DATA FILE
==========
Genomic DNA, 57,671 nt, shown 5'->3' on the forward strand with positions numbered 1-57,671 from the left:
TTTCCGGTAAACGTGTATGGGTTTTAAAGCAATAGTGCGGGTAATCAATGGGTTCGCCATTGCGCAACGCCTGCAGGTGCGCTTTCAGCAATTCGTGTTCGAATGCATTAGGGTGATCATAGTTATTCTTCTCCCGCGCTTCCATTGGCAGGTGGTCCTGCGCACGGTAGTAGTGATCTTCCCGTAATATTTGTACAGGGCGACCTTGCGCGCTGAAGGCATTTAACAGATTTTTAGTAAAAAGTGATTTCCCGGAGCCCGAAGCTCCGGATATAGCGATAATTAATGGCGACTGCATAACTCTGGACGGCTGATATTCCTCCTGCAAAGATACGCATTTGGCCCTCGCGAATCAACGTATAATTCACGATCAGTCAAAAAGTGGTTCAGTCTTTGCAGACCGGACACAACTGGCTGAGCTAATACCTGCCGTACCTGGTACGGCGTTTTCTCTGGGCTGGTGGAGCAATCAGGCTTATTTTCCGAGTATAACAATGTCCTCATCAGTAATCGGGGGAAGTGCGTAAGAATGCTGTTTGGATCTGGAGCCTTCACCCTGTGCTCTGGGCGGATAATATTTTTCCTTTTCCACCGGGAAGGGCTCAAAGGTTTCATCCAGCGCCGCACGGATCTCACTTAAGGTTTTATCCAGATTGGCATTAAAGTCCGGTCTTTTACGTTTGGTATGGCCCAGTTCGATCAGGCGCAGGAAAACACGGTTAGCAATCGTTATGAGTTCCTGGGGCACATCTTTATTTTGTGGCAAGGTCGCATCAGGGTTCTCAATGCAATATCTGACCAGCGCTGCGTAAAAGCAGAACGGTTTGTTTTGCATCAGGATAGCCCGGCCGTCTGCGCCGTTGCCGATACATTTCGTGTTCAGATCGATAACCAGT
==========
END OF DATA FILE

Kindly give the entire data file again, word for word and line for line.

Genomic DNA, 57,671 nt, shown 5'->3' on the forward strand with positions numbered 1-57,671 from the left:
TTTCCGGTAAACGTGTATGGGTTTTAAAGCAATAGTGCGGGTAATCAATGGGTTCGCCATTGCGCAACGCCTGCAGGTGCGCTTTCAGCAATTCGTGTTCGAATGCATTAGGGTGATCATAGTTATTCTTCTCCCGCGCTTCCATTGGCAGGTGGTCCTGCGCACGGTAGTAGTGATCTTCCCGTAATATTTGTACAGGGCGACCTTGCGCGCTGAAGGCATTTAACAGATTTTTAGTAAAAAGTGATTTCCCGGAGCCCGAAGCTCCGGATATAGCGATAATTAATGGCGACTGCATAACTCTGGACGGCTGATATTCCTCCTGCAAAGATACGCATTTGGCCCTCGCGAATCAACGTATAATTCACGATCAGTCAAAAAGTGGTTCAGTCTTTGCAGACCGGACACAACTGGCTGAGCTAATACCTGCCGTACCTGGTACGGCGTTTTCTCTGGGCTGGTGGAGCAATCAGGCTTATTTTCCGAGTATAACAATGTCCTCATCAGTAATCGGGGGAAGTGCGTAAGAATGCTGTTTGGATCTGGAGCCTTCACCCTGTGCTCTGGGCGGATAATATTTTTCCTTTTCCACCGGGAAGGGCTCAAAGGTTTCATCCAGCGCCGCACGGATCTCACTTAAGGTTTTATCCAGATTGGCATTAAAGTCCGGTCTTTTACGTTTGGTATGGCCCAGTTCGATCAGGCGCAGGAAAACACGGTTAGCAATCGTTATGAGTTCCTGGGGCACATCTTTATTTTGTGGCAAGGTCGCATCAGGGTTCTCAATGCAATATCTGACCAGCGCTGCGTAAAAGCAGAACGGTTTGTTTTGCATCAGGATAGCCCGGCCGTCTGCGCCGTTGCCGATACATTTCGTGTTCAGATCGATAACCAGT